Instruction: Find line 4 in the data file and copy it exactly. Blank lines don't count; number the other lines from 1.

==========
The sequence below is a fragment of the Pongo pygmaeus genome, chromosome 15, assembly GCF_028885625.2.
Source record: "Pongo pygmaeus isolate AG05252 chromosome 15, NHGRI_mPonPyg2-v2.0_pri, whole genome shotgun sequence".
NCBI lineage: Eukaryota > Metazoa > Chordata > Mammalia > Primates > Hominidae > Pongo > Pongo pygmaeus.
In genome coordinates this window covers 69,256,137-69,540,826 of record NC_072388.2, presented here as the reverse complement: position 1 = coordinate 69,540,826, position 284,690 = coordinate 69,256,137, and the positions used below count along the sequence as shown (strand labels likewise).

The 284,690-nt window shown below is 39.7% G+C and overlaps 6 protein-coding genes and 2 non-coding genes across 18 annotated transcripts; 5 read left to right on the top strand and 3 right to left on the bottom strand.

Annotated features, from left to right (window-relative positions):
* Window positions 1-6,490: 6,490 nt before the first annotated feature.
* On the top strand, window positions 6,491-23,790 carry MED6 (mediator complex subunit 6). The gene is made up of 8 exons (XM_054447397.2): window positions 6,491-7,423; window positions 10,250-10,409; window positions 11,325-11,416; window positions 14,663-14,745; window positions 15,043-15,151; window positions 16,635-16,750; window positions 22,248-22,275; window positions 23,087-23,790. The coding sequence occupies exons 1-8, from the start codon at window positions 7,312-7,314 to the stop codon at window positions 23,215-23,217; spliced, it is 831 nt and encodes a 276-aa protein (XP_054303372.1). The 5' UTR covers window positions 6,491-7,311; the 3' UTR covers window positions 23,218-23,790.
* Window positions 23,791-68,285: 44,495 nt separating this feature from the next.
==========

In genome coordinates this window covers 69,256,137-69,540,826 of record NC_072388.2, presented here as the reverse complement: position 1 = coordinate 69,540,826, position 284,690 = coordinate 69,256,137, and the positions used below count along the sequence as shown (strand labels likewise).